He was in touch with something which had not yet reached his sphere of consciousness.

Dreams border all the time on things which are right outside our space and time conception.

Dunne speaks of a displacement in time.

It is as if a slip occurred in the time we are familiar with and enabled us to see round the corner into another order of time.

  1. Ghosts and Spirits.

These phenomena are projections from the background of the psyche, autonomous inner images of a subjective nature, obeying no conscious intention, but coming and going at their own volition.

We all experience these autonomous contents, only they strike us in different ways, for instance when we say:
“It has suddenly occurred to me” or such and such a thing has «just come into my mind”; if we stood a little closer to Frau Hauffe’s makeup, we should say that we saw a ghost; or again if we were nearer to the lunatic, we should declare: “A voice told me so and so.

“A man walked down a London street, taking no notice of the names of the shop s or the advertisements, but he heard a loud trumpeting voice announcing them.

We have this sort of thing within us, but we are unaware of it till something goes suddenly out of gear and out it all pours.

is only through a certain effort that the conscious registers what it encounters; that which is not in its focus is also recorded, but it fails to reach consciousness and remains unconscious.

This shows us that the psyche is not identical with consciousness.

The threshold of consciousness, where the unconscious is forever intruding, is very indistinct: we notice things and do not really notice them, or we forget them and they suddenly appear.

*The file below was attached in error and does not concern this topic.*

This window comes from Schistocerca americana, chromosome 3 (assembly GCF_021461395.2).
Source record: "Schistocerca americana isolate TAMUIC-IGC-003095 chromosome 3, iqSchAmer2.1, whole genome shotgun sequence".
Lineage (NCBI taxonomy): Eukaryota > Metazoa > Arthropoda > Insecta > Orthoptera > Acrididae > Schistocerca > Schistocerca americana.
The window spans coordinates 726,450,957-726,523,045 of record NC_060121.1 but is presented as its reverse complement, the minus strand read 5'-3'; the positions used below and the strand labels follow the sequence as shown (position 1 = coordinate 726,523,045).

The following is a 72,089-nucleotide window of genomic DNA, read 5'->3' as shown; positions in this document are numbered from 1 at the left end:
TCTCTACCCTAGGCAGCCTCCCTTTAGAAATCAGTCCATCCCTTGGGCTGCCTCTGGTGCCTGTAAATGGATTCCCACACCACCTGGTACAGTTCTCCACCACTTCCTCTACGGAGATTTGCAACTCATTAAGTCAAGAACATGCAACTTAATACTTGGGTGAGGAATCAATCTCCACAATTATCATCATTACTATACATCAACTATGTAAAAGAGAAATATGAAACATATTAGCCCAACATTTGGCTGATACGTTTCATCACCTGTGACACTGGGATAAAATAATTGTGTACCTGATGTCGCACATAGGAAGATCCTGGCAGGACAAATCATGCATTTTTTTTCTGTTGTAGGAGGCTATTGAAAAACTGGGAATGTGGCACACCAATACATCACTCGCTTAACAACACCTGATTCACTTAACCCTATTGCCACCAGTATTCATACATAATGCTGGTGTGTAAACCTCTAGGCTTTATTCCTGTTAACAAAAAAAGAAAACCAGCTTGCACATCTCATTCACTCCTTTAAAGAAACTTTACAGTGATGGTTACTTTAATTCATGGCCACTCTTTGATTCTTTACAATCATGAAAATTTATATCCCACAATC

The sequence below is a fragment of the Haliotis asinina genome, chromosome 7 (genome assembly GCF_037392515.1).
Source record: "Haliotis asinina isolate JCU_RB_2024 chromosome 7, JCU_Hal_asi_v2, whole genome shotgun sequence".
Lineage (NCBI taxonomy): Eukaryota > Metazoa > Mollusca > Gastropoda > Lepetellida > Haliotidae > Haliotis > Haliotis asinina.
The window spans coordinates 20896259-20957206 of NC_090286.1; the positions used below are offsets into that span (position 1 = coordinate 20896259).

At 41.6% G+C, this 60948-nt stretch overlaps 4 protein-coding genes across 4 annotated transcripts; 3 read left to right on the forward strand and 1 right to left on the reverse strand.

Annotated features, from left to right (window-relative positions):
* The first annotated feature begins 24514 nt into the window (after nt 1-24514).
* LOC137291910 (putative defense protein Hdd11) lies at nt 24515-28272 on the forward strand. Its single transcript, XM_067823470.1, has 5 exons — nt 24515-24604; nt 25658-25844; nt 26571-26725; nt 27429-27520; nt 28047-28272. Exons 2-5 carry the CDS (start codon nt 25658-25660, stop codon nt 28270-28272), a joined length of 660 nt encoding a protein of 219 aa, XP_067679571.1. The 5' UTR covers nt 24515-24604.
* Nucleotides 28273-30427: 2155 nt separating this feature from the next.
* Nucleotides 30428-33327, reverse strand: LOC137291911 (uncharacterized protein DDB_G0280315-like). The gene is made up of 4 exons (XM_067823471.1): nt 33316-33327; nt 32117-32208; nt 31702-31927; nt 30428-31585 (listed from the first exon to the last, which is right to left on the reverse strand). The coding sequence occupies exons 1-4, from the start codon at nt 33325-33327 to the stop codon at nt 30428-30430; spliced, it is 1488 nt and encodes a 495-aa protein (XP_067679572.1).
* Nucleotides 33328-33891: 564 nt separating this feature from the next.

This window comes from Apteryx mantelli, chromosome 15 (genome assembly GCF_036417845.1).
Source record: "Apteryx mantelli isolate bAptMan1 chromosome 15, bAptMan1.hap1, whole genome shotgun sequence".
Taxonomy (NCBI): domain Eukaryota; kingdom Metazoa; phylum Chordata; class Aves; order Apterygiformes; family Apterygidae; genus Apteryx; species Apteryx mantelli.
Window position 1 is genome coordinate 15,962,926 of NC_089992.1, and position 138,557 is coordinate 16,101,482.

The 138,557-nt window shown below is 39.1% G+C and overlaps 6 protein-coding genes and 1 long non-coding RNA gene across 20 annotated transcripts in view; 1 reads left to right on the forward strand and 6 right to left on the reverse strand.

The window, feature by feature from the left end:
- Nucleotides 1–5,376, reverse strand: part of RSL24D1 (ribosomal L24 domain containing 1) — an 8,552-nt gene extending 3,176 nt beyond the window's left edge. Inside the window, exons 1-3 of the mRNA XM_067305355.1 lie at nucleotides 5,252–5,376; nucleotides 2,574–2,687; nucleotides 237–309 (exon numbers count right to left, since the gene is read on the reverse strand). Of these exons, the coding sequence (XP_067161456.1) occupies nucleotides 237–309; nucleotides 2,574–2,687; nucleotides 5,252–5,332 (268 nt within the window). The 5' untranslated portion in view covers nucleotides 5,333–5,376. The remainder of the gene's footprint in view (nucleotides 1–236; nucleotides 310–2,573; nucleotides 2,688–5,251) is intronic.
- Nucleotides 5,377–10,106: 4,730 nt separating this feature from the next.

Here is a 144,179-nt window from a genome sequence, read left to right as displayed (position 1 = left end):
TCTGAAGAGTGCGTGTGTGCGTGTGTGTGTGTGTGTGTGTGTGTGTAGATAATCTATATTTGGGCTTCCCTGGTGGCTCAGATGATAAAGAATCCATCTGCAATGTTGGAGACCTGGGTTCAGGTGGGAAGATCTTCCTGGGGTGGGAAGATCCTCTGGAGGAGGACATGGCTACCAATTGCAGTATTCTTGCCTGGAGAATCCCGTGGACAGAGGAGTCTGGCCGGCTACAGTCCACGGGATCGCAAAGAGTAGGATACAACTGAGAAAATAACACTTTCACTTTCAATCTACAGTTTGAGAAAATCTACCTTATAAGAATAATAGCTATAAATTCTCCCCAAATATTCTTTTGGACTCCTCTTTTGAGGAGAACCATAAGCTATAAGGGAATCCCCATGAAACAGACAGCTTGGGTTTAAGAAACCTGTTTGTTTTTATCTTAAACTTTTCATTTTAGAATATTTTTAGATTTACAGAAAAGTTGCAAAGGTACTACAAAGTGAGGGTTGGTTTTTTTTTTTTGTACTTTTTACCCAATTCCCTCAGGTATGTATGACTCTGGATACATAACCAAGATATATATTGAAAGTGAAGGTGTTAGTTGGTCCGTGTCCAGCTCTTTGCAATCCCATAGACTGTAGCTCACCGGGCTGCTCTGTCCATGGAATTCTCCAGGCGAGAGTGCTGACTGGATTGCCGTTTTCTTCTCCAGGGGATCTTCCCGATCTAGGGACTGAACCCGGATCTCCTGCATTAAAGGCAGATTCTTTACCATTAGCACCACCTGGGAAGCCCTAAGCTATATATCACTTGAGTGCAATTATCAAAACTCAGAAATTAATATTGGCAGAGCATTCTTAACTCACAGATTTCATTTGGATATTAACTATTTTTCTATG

All we have ever heard lies dormant in our unconscious till something provokes it and it walks out autonomously.

A patient was once brought to me in a very neurotic condition, she was a girl of 18 who had been most carefully brought up and had led a very sheltered existence; yet, to the horror of her family, she now swore with a fluency that a bargee might have envied.

I was asked how she could possibly be acquainted with such a vocabulary?

I could not tell just where she had heard such language, I could only suggest that she had, for instance, heard navvies and carters swearing at their horses.

The street is full of such things and the unconscious always sees and hears everything, but it requires a great effort of concentration to register this consciously.

If the light were suddenly to go out and you could no longer see me, you would not be likely to think that I had ceased to exist, yet it would be no more foolish than to assume that the contents of the psychic background only exist when we can see them.

These autonomous things follow their own laws and not ours.